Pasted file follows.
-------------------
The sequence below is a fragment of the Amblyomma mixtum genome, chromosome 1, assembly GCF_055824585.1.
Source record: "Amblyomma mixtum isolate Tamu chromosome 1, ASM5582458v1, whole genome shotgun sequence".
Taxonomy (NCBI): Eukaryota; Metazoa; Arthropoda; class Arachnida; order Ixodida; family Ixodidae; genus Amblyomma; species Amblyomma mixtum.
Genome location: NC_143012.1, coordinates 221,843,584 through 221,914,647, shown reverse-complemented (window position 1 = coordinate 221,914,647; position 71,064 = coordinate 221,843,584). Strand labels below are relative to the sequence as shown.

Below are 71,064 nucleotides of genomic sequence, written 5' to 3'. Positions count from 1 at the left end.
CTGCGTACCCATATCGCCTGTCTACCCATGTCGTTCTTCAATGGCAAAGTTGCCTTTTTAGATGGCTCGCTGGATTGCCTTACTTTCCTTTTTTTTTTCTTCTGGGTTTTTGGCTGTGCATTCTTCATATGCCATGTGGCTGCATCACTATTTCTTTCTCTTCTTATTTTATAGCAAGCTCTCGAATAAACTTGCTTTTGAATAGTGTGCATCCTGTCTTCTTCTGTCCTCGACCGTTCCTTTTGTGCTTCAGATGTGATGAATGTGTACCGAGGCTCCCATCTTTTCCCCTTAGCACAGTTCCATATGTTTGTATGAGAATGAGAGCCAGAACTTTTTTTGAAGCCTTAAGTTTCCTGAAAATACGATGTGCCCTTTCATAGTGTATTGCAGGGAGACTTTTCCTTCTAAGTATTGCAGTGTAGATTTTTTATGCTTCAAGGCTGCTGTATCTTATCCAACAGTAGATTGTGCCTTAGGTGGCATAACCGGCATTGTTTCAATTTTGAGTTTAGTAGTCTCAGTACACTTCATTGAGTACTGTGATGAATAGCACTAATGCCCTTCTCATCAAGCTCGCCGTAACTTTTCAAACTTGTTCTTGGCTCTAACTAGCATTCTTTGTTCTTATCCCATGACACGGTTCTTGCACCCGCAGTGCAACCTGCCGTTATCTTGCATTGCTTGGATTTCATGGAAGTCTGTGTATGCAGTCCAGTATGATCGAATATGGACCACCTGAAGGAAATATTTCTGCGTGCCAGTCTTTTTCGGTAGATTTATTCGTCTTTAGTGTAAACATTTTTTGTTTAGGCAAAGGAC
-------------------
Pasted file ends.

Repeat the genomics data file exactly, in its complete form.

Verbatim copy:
The sequence below is a fragment of the Amblyomma mixtum genome, chromosome 1, assembly GCF_055824585.1.
Source record: "Amblyomma mixtum isolate Tamu chromosome 1, ASM5582458v1, whole genome shotgun sequence".
Taxonomy (NCBI): Eukaryota; Metazoa; Arthropoda; class Arachnida; order Ixodida; family Ixodidae; genus Amblyomma; species Amblyomma mixtum.
Genome location: NC_143012.1, coordinates 221,843,584 through 221,914,647, shown reverse-complemented (window position 1 = coordinate 221,914,647; position 71,064 = coordinate 221,843,584). Strand labels below are relative to the sequence as shown.

Below are 71,064 nucleotides of genomic sequence, written 5' to 3'. Positions count from 1 at the left end.
CTGCGTACCCATATCGCCTGTCTACCCATGTCGTTCTTCAATGGCAAAGTTGCCTTTTTAGATGGCTCGCTGGATTGCCTTACTTTCCTTTTTTTTTTCTTCTGGGTTTTTGGCTGTGCATTCTTCATATGCCATGTGGCTGCATCACTATTTCTTTCTCTTCTTATTTTATAGCAAGCTCTCGAATAAACTTGCTTTTGAATAGTGTGCATCCTGTCTTCTTCTGTCCTCGACCGTTCCTTTTGTGCTTCAGATGTGATGAATGTGTACCGAGGCTCCCATCTTTTCCCCTTAGCACAGTTCCATATGTTTGTATGAGAATGAGAGCCAGAACTTTTTTTGAAGCCTTAAGTTTCCTGAAAATACGATGTGCCCTTTCATAGTGTATTGCAGGGAGACTTTTCCTTCTAAGTATTGCAGTGTAGATTTTTTATGCTTCAAGGCTGCTGTATCTTATCCAACAGTAGATTGTGCCTTAGGTGGCATAACCGGCATTGTTTCAATTTTGAGTTTAGTAGTCTCAGTACACTTCATTGAGTACTGTGATGAATAGCACTAATGCCCTTCTCATCAAGCTCGCCGTAACTTTTCAAACTTGTTCTTGGCTCTAACTAGCATTCTTTGTTCTTATCCCATGACACGGTTCTTGCACCCGCAGTGCAACCTGCCGTTATCTTGCATTGCTTGGATTTCATGGAAGTCTGTGTATGCAGTCCAGTATGATCGAATATGGACCACCTGAAGGAAATATTTCTGCGTGCCAGTCTTTTTCGGTAGATTTATTCGTCTTTAGTGTAAACATTTTTTGTTTAGGCAAAGGAC